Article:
Thousands March Against the Common Cold

 

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FROM today’s New York Times:

Under leaden skies, throngs of demonstrators stretching as far as the eye could see moved through Midtown Manhattan late Sunday morning, chanting their demands for action on the common cold.

With drums and tubas, banners and floats, the People’s Common Cold March represented a broad coalition of ages, races, geographic locales and interests, with union members, religious leaders, scientists, politicians, manufacturers of tissues and students joining the procession.

“I’m here because I really feel that every major social movement in this country has come when people get together. And besides I had nothing better to do with my life than protest something,” said John Tipton, the president of a teachers’ union. “It begins in the streets.”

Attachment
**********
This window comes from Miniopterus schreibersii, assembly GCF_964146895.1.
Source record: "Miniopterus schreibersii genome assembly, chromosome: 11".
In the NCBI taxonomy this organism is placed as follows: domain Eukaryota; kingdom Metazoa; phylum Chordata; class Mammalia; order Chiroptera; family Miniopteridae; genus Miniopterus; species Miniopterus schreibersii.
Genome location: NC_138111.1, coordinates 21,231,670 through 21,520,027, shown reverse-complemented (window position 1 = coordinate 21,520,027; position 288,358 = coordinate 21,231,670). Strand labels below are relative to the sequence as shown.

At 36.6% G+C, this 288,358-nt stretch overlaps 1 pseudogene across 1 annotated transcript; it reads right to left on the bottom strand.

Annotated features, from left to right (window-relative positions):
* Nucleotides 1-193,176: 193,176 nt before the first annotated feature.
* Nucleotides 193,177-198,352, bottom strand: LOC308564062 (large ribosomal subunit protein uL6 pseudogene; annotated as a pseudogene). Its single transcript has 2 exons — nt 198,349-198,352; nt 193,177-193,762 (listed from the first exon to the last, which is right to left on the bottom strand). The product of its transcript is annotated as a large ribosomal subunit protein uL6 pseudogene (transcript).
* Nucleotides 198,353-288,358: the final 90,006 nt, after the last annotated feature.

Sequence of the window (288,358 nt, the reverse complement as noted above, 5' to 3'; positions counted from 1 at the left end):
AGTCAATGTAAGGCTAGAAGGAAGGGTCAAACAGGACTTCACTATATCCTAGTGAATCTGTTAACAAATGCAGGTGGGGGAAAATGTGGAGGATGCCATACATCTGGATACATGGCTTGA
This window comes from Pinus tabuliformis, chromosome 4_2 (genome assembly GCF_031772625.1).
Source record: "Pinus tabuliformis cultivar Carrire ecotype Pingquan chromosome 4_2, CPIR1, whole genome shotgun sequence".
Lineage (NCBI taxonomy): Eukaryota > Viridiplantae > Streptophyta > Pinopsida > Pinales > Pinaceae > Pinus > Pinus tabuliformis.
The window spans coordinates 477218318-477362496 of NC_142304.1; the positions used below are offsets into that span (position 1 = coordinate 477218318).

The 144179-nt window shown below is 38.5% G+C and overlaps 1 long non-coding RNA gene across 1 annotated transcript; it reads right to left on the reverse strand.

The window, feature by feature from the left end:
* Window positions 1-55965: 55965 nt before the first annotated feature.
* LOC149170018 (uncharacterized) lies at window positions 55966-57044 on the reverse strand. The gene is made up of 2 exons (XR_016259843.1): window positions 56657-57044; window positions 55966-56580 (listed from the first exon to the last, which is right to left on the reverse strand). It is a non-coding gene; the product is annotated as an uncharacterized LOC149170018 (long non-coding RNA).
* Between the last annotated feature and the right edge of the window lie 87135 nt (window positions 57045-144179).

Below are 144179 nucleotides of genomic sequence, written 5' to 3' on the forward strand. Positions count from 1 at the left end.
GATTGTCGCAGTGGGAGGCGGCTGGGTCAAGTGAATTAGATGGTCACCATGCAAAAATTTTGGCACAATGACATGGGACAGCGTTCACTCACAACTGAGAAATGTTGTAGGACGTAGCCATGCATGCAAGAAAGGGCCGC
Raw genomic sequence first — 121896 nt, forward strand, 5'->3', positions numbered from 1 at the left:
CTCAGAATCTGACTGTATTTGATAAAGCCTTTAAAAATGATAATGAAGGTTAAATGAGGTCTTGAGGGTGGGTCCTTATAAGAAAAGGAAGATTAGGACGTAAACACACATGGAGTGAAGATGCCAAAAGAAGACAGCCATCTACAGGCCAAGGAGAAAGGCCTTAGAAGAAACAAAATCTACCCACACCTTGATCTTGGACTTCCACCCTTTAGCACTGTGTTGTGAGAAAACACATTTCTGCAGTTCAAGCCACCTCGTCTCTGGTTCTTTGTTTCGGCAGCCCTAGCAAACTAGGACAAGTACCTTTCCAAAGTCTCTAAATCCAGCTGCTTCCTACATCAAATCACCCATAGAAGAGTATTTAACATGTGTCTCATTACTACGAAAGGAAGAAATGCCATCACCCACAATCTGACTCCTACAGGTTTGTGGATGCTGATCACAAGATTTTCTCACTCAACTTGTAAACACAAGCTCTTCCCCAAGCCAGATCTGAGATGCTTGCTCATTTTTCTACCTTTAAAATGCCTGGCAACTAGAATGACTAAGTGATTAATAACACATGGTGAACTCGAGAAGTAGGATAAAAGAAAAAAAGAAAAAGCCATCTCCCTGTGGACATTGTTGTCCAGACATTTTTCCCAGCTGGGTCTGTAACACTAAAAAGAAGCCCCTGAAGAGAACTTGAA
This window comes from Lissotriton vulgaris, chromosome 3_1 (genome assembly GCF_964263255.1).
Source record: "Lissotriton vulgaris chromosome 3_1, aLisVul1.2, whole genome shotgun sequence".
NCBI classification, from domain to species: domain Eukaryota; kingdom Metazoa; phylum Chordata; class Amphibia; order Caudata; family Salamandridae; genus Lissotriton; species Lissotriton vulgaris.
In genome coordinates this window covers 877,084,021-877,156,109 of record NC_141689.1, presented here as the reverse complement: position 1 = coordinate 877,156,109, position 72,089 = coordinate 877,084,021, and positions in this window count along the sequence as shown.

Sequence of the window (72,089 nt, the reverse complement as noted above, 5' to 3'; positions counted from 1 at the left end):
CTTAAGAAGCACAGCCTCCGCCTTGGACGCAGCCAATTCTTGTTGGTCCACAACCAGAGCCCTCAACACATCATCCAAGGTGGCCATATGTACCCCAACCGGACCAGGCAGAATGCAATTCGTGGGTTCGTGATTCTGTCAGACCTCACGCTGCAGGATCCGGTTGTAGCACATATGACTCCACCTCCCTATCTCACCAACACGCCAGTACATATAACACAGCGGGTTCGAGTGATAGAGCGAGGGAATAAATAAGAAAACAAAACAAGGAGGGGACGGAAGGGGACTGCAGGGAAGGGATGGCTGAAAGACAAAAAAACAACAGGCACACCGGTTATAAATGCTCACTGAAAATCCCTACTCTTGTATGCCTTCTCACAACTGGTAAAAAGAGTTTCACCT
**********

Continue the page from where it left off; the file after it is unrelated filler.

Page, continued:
“I’m here because I believe the common cold is caused by auto emissions,” said Jane Blankenhorn, a schoolteacher from Brooklyn, who said she had one cold that lasted for five years.

Cold marches were held across the globe on Sunday, from Paris to Papua New Guinea, where no one has ever been known to sneeze, and with world leaders gathering at the United Nations on Tuesday for a rhinovirus summit meeting, marchers said the timing was right for the populist message in support of limits on transmission of germs. Marchers are also asking that all Western countries immediately transfer their national treasuries to countries where the common cold is relatively rare. The signs that marchers held were as varied as the movement: “Colds Are No Fun,” “I Have Tried Everything But I’m Still Coughing” and “Health, Justice, Clean Noses.”